Saturday, October 22, 2016

Transportation News Round-Up: October 22, 2016

Image courtesy of California High-Speed Rail Authority
This week in transportation, the DOT released new airline guidelines, the California governor scrambled to save his infrastructure legacy, and a proposed commuter rail line in Texas got voted down. Here are the most important and interesting transportation stories from the past week:

Journal of Commerce: Trump and Clinton agree on freight infrastructure and trade - if rhetoric is true
Journal of Commerce associate editor Reynolds Hutchins writes that "the 2016 presidential election has been fraught with divisive discourse and reality television-style drama, but the top two leading candidates appear to actually agree when it comes to matters of transportation infrastructure and trade... Both acknowledge that the nation’s crumbling infrastructure is in desperate need of a billion-dollar booster shot. The two have also been critical of trade deals that stand to significantly impact the cost of moving goods and break down or build regulatory barriers for shippers and logistics providers."

Skift: 6 highlights from the DOT's new passenger-friendly airline guidelines
The U.S. Department of Transportation has announced new rules to make flying more consumer-friendly. Once the guidelines are implemented, airlines will share more operational data (such as percent of on-time flights) and information on mishandled bags and wheelchairs, booking websites will be more upfront about their display biases, and flyers will have baggage fees refunded if its mishandled (not just lost).

The Hill: Dem senator praises US steel after car crash
The Hill reports via (which posted the original article to Facebook during the major DDoS attack yesterday) that "Sen. Sherrod Brown (D-Ohio) and a staffer were treated for minor injuries Thursday afternoon after a car crash in a Cleveland suburb... Brown, ranking Democrat on the Senate Banking Committee and one of the Senate's most ardent progressives, praised American manufacturing and government regulations for keeping him safe."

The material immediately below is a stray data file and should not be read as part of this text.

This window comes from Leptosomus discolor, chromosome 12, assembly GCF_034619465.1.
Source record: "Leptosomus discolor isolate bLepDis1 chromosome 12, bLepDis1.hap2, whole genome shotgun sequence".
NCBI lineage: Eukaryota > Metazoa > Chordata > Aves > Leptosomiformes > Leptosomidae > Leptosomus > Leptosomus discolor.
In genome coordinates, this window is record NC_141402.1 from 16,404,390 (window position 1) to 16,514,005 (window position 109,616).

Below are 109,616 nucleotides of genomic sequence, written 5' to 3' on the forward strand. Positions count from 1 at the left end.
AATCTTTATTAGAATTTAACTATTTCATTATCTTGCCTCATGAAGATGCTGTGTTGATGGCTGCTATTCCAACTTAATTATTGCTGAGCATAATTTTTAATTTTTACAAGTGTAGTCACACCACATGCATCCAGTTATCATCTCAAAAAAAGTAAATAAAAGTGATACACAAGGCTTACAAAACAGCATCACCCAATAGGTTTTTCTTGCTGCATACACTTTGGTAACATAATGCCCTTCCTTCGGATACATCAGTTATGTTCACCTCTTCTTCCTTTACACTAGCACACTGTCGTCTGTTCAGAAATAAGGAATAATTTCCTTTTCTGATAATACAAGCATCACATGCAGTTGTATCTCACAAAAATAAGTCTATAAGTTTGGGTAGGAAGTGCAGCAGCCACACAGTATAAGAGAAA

Mercury News: Jerry Brown, allies spend millions to kill measure that could doom high speed rail, Delta tunnels projects
The Mercury News writes, "With less than three weeks until Election Day, Gov. Jerry Brown and his political allies are suddenly pumping money into the campaign to defeat Proposition 53, a previously low-profile measure that could be the death knell of Brown’s high-speed rail and Delta tunnels projects... If passed, Proposition 53 would require a statewide vote to approve any state project costing more than $2 billion that is financed with revenue bonds, which are the likely method of paying many of the costs for high-speed rail and the Delta tunnels."

Austin American-Statesman: Lone Star Rail officially dead after final CAMPO vote
The Austin American-Statesman reports, " The board of the Capital Area Metropolitan Planning Organization, after a discussion lasting perhaps five minutes Monday evening, took a voice vote removing from its long-range transportation plan the proposed commuter rail line from San Antonio to Georgetown... Conceding that passenger rail in the rapidly growing corridor might someday make sense, the board later discussed using some or all of $9 million in leftover money from the project for a study to explore other possible transportation options along that corridor," such as a managed toll lane, increased Amtrak service along the Union-Pacific freight corridor, or some version of high-speed rail.

Happy reading, and happy weekend!

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